Leather for life
The moment when she hands over a completed handbag to a client is always the most beautiful but also the most difficult part of her job for the 23-year-old Laib, because it takes days to weeks of work on each piece before the process comes this far.
First she spends a couple of hours finding high-quality Italian leather at the few dealers in Budapest. As soon as she has the necessary material she sits at her sewing machine for days, perfecting the piece until she is absolutely satisfied with every detail … by which time she finds it hard to let her creation go.
Her flatmate says Laib is always focused and a real perfectionist. They were already sharing when Fruzsina founded her brand LAIB this spring, and established a small workshop in the storage room next to the kitchen. Her workplace is tidy. There are only a few fabric rolls, tools and parts such as eyelets and yarn lying around.
Her cast-iron leather-sewing machine stands on a wooden plate, and cost around EUR 600 second-hand. The industrial sewing machines she might need in future can cost EUR 1500-5000 if bought new.
Her parents supported her financially in founding her own brand, as they did during her three-year studies to be a textile designer at Moholy-Nagy University of Art and Design Budapest.
Additionally, Laib works 40 hours a week as a project manager for an agency organising IT conferences. This is a job that not only brings in money but also helps to obtain experience in public relations and marketing, and even puts her in contact with potential clients.
She is still selling most of her bags on the basis of word-of-mouth advertising to friends and acquaintances, or people who see them on the street or in pictures on Facebook.
Laib would like to develop her brand within five years to a level where she can make her living just from selling bags. She is considering collecting money via a crowd-funding platform, as did Hungarian leather designer Sára Gulyás.
As soon as she has a larger selection and can produce faster, Laib will present at fairs and designer markets such as the Budapest WAMP market. She can imagine selling her bags and backpacks in multibrand stores throughout the whole country, if there is demand.Due to numerous requests, a specific development of the product line is planned: handbags for men. These are not simple to design at all, Laib says, since men have high expectations in terms of functionality.
However, the good thing about her way of working is that each client can express their special wishes and personalise their handbag. This can include anything from choosing the number of inner pockets to the engraving of initials, or even a whole name.
According to the time and money invested, a LAIB bag costs HUF 15,000-50,000. Her clients are mostly young businesswomen, but also mature women who often like the elegant shopping bags in the LAIB assortment.
However, the backpacks with cut-outs inspired by the geometric shapes found on buildings are rather meant for fashion-conscious people from the creative branch, who are looking for something rather unique.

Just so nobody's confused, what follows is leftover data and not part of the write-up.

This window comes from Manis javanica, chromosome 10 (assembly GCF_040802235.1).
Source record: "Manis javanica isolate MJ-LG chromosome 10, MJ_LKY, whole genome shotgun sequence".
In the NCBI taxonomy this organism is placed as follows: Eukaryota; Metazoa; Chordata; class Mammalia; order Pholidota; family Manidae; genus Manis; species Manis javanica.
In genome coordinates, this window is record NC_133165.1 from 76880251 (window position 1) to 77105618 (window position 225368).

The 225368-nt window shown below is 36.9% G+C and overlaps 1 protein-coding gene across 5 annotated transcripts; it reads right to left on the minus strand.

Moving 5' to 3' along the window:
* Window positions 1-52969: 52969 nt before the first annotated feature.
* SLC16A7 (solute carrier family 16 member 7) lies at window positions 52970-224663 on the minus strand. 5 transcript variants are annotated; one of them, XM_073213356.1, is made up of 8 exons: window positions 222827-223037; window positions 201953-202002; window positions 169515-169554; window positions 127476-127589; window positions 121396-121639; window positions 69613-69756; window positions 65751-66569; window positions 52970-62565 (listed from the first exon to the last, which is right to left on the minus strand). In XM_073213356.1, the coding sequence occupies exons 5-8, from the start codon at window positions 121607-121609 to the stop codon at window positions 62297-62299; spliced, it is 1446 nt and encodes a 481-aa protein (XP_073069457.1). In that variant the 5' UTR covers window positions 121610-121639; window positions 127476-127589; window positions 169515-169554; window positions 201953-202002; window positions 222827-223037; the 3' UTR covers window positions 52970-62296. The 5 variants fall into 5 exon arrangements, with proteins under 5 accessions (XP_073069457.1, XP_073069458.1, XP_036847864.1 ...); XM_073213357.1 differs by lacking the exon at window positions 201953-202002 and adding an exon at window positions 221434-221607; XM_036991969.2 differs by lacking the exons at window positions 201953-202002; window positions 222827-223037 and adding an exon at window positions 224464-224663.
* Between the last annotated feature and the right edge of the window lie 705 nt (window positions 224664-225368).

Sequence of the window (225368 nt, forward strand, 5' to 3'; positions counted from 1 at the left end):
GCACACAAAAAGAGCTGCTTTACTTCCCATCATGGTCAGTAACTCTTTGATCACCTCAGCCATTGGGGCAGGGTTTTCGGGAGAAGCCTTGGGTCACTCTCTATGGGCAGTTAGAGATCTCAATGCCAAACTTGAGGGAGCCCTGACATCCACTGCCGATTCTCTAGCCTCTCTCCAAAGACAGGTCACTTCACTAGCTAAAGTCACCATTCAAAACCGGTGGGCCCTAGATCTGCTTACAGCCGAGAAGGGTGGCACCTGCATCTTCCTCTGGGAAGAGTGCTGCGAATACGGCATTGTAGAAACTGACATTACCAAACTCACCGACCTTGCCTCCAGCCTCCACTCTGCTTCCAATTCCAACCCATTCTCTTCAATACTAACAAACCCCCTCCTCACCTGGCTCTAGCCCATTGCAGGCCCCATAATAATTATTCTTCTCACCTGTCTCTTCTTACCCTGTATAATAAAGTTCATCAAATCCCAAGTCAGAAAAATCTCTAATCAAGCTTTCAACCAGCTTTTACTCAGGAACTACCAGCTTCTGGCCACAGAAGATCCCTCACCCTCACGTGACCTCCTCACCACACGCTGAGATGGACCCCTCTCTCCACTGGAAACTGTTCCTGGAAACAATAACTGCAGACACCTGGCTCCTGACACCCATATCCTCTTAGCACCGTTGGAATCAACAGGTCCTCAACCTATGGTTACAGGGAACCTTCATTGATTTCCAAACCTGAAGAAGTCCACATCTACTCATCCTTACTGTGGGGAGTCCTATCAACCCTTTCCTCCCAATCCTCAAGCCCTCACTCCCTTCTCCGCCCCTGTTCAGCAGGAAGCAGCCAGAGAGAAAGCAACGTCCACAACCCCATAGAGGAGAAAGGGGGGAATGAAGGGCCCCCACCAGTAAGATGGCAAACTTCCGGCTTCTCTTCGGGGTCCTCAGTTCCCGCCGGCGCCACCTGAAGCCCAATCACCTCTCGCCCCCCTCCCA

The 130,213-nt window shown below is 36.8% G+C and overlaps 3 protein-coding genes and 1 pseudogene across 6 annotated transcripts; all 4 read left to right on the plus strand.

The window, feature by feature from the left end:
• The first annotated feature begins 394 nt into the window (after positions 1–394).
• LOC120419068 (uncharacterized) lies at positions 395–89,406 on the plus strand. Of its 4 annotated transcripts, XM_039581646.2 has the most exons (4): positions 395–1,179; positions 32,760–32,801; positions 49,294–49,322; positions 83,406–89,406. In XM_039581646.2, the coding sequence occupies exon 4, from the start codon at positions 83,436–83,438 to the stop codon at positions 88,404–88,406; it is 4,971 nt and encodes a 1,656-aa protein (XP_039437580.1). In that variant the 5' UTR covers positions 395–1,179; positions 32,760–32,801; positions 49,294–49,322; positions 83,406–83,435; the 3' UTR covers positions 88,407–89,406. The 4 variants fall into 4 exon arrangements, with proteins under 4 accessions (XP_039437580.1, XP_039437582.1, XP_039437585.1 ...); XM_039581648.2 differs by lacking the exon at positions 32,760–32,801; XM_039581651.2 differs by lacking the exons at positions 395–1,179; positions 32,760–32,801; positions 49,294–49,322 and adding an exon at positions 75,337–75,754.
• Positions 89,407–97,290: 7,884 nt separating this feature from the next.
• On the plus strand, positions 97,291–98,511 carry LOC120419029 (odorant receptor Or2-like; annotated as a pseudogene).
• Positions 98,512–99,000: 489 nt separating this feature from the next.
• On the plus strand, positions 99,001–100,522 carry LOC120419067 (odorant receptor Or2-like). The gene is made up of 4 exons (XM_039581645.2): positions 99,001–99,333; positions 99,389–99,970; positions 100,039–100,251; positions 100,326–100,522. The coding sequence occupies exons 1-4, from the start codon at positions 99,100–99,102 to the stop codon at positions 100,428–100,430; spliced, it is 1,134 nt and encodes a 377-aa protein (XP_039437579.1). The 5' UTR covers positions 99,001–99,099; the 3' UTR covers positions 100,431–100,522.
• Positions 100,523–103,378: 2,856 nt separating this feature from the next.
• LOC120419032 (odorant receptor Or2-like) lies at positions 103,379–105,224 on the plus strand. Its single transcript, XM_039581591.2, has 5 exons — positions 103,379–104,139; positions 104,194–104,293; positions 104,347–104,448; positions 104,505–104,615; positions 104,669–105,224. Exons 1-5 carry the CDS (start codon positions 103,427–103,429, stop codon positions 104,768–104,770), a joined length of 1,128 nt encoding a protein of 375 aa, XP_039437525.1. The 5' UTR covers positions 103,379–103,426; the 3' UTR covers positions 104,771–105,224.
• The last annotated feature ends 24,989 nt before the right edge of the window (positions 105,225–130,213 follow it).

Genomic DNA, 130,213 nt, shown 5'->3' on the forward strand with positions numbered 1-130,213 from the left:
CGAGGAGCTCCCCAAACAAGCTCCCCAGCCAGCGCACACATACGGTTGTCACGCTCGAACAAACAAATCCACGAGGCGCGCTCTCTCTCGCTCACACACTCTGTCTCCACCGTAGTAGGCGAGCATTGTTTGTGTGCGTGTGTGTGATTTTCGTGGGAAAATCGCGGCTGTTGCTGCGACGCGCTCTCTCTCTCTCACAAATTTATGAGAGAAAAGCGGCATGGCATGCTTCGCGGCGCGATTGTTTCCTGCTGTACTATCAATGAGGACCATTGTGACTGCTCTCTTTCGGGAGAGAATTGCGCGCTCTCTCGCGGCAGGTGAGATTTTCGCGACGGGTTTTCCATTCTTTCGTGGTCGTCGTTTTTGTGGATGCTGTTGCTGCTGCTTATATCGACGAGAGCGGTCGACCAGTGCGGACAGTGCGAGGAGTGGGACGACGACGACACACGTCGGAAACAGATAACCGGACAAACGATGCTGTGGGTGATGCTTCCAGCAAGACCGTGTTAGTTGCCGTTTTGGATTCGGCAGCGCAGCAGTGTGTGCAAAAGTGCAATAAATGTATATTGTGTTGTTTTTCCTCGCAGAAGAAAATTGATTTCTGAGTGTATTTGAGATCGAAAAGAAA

Laib does not include traditional Hungarian folklore art, such as embroideries, in her work because she prefers to follow a minimalist style. However, as with the cut-outs on the backpacks, she was inspired by Hungarian lace motifs, and her homeland is important for her in many other ways too.
She would like to stay in Budapest to build her brand and her role models are all Hungarian designers; Réka Vágó, the founder of the shoe and accessory brand REKAVAGO for example, where she did her practice in 2015.
She learned the complete production process from Vágó, from the planning and sourcing up to producing and selling. Laib has also ventured into producing leather sandals such as REKAVAGO, but her real passion is clearly for handbags.She noticed at a young age that she was not really sporty or musical but did have a talent for drawing and a deep interest in fashion. She tailored clothes for her Barbie dolls and sometimes she drew outfits on paper and glued them on toothpicks, as if they were dolls.
After finishing the eight years of primary school, Laib spent five years at Budapest Visual Arts High School, where she learned how to design products from different materials by her own hands. She focused on leather accessories and has stuck with this up until today.
You can clearly see her passion for the material when she explains in her workshop which kind of leather is used for which part of the bags. She would like to travel to Italy and visit tanneries in person.
The high quality of the material and processing are very important to her, since only these factors can guarantee that a long-lasting product can be created.
Instead of creating many collections each year, she only has a single line, which she builds from piece to piece and completes with personalising touches upon request.
Each client can choose the colour and texture of the materials. If anything bad happens to the bag it can be returned for repair at any time. Such problems actually contradict her perfectionism but it makes her happy to be able to see her creations again, of course.